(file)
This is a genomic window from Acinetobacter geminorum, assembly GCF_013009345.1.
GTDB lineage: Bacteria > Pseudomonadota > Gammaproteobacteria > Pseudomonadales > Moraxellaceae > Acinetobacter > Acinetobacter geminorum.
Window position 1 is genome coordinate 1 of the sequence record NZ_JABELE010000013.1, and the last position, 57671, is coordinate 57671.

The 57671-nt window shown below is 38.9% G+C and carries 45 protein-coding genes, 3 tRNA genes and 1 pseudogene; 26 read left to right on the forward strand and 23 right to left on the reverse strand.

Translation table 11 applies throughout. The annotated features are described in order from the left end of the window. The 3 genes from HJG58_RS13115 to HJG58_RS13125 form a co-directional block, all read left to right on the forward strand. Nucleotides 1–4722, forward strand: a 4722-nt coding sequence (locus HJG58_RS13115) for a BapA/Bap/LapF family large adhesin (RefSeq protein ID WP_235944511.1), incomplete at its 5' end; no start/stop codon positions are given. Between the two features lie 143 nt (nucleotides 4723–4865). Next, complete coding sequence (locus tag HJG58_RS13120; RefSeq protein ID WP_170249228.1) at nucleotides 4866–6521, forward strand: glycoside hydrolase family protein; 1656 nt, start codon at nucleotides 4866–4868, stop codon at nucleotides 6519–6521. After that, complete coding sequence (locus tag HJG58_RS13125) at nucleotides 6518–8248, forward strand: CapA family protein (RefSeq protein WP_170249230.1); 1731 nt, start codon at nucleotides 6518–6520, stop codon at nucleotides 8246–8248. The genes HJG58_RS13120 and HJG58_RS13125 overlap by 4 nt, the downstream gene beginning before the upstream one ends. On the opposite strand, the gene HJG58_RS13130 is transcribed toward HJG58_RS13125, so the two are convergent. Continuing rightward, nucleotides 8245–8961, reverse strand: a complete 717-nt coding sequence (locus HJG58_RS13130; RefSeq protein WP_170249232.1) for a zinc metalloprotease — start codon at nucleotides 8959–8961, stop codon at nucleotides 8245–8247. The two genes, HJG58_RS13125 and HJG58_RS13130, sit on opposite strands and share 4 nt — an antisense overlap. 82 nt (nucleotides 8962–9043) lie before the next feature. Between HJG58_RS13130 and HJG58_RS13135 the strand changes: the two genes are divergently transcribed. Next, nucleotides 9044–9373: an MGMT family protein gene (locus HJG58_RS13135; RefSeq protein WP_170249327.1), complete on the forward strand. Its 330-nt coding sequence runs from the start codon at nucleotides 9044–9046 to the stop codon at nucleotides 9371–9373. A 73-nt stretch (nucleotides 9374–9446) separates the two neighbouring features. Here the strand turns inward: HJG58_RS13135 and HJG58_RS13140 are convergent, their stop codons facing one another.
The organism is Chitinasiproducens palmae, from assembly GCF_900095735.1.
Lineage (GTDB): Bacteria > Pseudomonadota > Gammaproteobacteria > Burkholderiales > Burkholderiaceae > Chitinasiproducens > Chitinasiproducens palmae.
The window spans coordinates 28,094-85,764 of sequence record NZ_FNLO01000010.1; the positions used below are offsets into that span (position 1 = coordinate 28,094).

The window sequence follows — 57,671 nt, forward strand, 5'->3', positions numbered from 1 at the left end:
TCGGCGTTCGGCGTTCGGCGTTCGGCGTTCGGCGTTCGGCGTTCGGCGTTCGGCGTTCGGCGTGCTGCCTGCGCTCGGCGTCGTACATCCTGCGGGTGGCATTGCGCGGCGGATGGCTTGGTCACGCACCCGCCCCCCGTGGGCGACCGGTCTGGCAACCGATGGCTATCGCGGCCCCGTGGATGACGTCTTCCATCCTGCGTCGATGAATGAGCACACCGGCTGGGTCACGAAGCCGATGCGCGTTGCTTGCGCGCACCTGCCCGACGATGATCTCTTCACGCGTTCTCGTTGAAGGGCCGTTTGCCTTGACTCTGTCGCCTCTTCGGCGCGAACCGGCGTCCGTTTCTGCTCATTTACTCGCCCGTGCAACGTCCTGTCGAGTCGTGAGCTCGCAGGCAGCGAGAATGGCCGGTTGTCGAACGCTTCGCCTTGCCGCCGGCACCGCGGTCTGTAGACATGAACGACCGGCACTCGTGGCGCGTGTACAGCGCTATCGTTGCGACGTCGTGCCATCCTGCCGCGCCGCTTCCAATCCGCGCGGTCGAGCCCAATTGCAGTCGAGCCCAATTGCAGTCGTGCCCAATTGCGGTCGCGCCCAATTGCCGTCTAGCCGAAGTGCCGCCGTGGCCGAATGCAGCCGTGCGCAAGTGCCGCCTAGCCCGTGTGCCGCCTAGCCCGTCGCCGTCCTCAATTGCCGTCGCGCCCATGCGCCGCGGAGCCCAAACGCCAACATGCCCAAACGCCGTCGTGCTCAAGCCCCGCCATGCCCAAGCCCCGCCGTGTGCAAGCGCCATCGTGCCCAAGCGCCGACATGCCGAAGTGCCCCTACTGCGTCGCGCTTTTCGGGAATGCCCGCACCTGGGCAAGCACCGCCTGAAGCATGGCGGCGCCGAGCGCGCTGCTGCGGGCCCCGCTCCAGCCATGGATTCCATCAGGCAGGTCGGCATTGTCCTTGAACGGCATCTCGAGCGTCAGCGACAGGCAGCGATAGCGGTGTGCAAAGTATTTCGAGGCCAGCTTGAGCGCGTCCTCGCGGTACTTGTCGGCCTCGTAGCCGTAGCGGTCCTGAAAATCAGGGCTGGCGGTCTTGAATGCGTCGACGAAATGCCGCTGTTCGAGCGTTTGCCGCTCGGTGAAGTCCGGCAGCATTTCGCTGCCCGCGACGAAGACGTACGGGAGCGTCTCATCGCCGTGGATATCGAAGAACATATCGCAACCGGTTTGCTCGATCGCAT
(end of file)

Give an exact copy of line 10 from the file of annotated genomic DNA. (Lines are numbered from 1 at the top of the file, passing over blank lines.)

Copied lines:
TCGGCGTTCGGCGTTCGGCGTTCGGCGTTCGGCGTTCGGCGTTCGGCGTTCGGCGTTCGGCGTGCTGCCTGCGCTCGGCGTCGTACATCCTGCGGGTGGCATTGCGCGGCGGATGGCTTGGTCACGCACCCGCCCCCCGTGGGCGACCGGTCTGGCAACCGATGGCTATCGCGGCCCCGTGGATGACGTCTTCCATCCTGCGTCGATGAATGAGCACACCGGCTGGGTCACGAAGCCGATGCGCGTTGCTTGCGCGCACCTGCCCGACGATGATCTCTTCACGCGTTCTCGTTGAAGGGCCGTTTGCCTTGACTCTGTCGCCTCTTCGGCGCGAACCGGCGTCCGTTTCTGCTCATTTACTCGCCCGTGCAACGTCCTGTCGAGTCGTGAGCTCGCAGGCAGCGAGAATGGCCGGTTGTCGAACGCTTCGCCTTGCCGCCGGCACCGCGGTCTGTAGACATGAACGACCGGCACTCGTGGCGCGTGTACAGCGCTATCGTTGCGACGTCGTGCCATCCTGCCGCGCCGCTTCCAATCCGCGCGGTCGAGCCCAATTGCAGTCGAGCCCAATTGCAGTCGTGCCCAATTGCGGTCGCGCCCAATTGCCGTCTAGCCGAAGTGCCGCCGTGGCCGAATGCAGCCGTGCGCAAGTGCCGCCTAGCCCGTGTGCCGCCTAGCCCGTCGCCGTCCTCAATTGCCGTCGCGCCCATGCGCCGCGGAGCCCAAACGCCAACATGCCCAAACGCCGTCGTGCTCAAGCCCCGCCATGCCCAAGCCCCGCCGTGTGCAAGCGCCATCGTGCCCAAGCGCCGACATGCCGAAGTGCCCCTACTGCGTCGCGCTTTTCGGGAATGCCCGCACCTGGGCAAGCACCGCCTGAAGCATGGCGGCGCCGAGCGCGCTGCTGCGGGCCCCGCTCCAGCCATGGATTCCATCAGGCAGGTCGGCATTGTCCTTGAACGGCATCTCGAGCGTCAGCGACAGGCAGCGATAGCGGTGTGCAAAGTATTTCGAGGCCAGCTTGAGCGCGTCCTCGCGGTACTTGTCGGCCTCGTAGCCGTAGCGGTCCTGAAAATCAGGGCTGGCGGTCTTGAATGCGTCGACGAAATGCCGCTGTTCGAGCGTTTGCCGCTCGGTGAAGTCCGGCAGCATTTCGCTGCCCGCGACGAAGACGTACGGGAGCGTCTCATCGCCGTGGATATCGAAGAACATATCGCAACCGGTTTGCTCGATCGCAT